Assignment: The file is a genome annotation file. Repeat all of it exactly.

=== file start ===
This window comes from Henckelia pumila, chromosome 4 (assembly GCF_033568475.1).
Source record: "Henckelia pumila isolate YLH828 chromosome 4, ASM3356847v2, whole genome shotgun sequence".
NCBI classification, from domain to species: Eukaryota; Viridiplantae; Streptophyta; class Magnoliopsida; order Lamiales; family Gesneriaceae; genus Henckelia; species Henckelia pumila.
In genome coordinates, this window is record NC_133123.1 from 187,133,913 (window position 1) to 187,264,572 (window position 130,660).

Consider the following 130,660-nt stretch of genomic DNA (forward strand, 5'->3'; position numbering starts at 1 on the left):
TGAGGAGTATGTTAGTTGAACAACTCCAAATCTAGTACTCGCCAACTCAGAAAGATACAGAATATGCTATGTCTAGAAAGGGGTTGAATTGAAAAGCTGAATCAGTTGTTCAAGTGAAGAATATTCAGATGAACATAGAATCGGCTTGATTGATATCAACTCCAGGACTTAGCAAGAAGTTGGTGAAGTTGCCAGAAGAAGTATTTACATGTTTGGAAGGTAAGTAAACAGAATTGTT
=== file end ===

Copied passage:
This window comes from Henckelia pumila, chromosome 4 (assembly GCF_033568475.1).
Source record: "Henckelia pumila isolate YLH828 chromosome 4, ASM3356847v2, whole genome shotgun sequence".
NCBI classification, from domain to species: Eukaryota; Viridiplantae; Streptophyta; class Magnoliopsida; order Lamiales; family Gesneriaceae; genus Henckelia; species Henckelia pumila.
In genome coordinates, this window is record NC_133123.1 from 187,133,913 (window position 1) to 187,264,572 (window position 130,660).

Consider the following 130,660-nt stretch of genomic DNA (forward strand, 5'->3'; position numbering starts at 1 on the left):
TGAGGAGTATGTTAGTTGAACAACTCCAAATCTAGTACTCGCCAACTCAGAAAGATACAGAATATGCTATGTCTAGAAAGGGGTTGAATTGAAAAGCTGAATCAGTTGTTCAAGTGAAGAATATTCAGATGAACATAGAATCGGCTTGATTGATATCAACTCCAGGACTTAGCAAGAAGTTGGTGAAGTTGCCAGAAGAAGTATTTACATGTTTGGAAGGTAAGTAAACAGAATTGTT